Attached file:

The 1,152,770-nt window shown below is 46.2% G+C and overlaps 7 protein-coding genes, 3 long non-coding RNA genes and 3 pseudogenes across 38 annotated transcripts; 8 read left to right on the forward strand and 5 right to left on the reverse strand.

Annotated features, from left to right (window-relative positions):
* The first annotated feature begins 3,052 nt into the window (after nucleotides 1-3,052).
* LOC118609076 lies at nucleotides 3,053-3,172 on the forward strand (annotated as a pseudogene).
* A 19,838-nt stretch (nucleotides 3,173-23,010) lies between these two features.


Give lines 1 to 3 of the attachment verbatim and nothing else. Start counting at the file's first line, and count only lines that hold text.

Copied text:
The 1,152,770-nt window shown below is 46.2% G+C and overlaps 7 protein-coding genes, 3 long non-coding RNA genes and 3 pseudogenes across 38 annotated transcripts; 8 read left to right on the forward strand and 5 right to left on the reverse strand.

Annotated features, from left to right (window-relative positions):
* The first annotated feature begins 3,052 nt into the window (after nucleotides 1-3,052).